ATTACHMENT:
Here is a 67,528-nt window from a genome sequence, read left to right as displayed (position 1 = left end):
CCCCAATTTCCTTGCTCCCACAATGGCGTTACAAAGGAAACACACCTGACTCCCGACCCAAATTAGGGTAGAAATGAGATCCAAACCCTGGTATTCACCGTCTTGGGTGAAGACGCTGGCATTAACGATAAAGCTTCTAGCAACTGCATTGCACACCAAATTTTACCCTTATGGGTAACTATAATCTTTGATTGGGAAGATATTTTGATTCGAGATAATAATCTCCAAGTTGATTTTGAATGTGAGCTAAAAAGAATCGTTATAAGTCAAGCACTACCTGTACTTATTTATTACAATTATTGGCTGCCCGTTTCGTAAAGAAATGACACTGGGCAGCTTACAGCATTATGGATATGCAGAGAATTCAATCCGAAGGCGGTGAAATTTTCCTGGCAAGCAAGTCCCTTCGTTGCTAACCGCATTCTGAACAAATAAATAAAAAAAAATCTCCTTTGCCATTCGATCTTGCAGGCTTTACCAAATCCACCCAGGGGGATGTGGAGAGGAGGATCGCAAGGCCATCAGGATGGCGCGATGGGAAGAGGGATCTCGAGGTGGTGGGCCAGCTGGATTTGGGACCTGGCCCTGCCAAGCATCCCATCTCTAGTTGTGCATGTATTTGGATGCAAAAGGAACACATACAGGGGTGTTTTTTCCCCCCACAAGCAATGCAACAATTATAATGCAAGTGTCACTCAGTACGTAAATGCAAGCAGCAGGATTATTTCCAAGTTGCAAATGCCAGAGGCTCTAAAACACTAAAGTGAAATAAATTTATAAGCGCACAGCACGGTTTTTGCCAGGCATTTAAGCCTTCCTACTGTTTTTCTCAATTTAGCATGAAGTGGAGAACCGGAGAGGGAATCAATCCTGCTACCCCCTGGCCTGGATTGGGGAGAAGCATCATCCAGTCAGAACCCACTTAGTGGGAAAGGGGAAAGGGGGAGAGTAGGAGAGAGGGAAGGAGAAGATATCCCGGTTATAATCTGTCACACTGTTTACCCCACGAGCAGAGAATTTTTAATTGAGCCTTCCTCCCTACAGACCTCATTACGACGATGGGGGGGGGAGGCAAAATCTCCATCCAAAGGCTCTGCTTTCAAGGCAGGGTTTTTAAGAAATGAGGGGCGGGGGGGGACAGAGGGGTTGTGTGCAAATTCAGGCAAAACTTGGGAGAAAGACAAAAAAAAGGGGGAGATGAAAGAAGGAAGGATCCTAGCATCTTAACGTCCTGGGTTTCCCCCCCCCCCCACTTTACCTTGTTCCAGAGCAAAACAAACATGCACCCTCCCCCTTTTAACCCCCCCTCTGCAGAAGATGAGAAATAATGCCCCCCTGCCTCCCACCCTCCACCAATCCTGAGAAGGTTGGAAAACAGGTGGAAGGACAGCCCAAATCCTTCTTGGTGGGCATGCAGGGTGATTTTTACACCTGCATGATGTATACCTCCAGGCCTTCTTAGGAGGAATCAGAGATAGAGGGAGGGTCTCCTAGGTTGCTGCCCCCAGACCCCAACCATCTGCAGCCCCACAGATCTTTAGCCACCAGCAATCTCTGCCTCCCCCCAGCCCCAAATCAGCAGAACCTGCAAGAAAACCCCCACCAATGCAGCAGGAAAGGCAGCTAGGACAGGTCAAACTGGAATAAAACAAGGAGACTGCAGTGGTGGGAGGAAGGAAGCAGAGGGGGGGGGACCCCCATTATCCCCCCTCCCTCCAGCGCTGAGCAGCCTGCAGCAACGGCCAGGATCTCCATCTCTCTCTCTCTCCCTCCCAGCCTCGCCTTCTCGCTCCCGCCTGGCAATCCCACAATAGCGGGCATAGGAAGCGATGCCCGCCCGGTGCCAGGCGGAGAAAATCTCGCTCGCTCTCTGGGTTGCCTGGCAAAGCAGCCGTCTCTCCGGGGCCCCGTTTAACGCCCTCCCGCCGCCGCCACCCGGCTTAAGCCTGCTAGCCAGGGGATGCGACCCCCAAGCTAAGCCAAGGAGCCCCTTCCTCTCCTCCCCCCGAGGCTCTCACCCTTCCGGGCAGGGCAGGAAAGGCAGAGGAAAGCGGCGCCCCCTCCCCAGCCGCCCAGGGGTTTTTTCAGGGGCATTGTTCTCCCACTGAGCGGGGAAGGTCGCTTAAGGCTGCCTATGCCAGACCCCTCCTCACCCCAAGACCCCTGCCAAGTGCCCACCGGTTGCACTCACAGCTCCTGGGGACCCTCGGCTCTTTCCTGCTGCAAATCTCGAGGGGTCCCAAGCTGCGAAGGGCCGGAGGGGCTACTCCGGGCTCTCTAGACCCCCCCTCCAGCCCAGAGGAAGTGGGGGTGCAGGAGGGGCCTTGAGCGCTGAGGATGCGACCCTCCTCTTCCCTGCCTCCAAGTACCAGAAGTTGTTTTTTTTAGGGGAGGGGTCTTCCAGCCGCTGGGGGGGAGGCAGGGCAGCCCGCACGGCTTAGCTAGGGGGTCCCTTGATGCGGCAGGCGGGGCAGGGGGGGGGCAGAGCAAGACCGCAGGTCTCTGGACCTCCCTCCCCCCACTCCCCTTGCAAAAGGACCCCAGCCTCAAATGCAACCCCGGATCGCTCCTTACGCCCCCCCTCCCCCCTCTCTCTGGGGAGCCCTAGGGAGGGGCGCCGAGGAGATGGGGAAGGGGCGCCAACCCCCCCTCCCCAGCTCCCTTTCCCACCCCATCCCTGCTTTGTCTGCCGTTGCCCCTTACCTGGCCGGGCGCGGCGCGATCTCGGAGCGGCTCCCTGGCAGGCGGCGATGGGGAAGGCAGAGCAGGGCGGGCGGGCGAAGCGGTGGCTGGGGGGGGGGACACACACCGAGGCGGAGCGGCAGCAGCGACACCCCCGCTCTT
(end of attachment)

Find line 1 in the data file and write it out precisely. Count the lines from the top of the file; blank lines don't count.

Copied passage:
Here is a 67,528-nt window from a genome sequence, read left to right as displayed (position 1 = left end):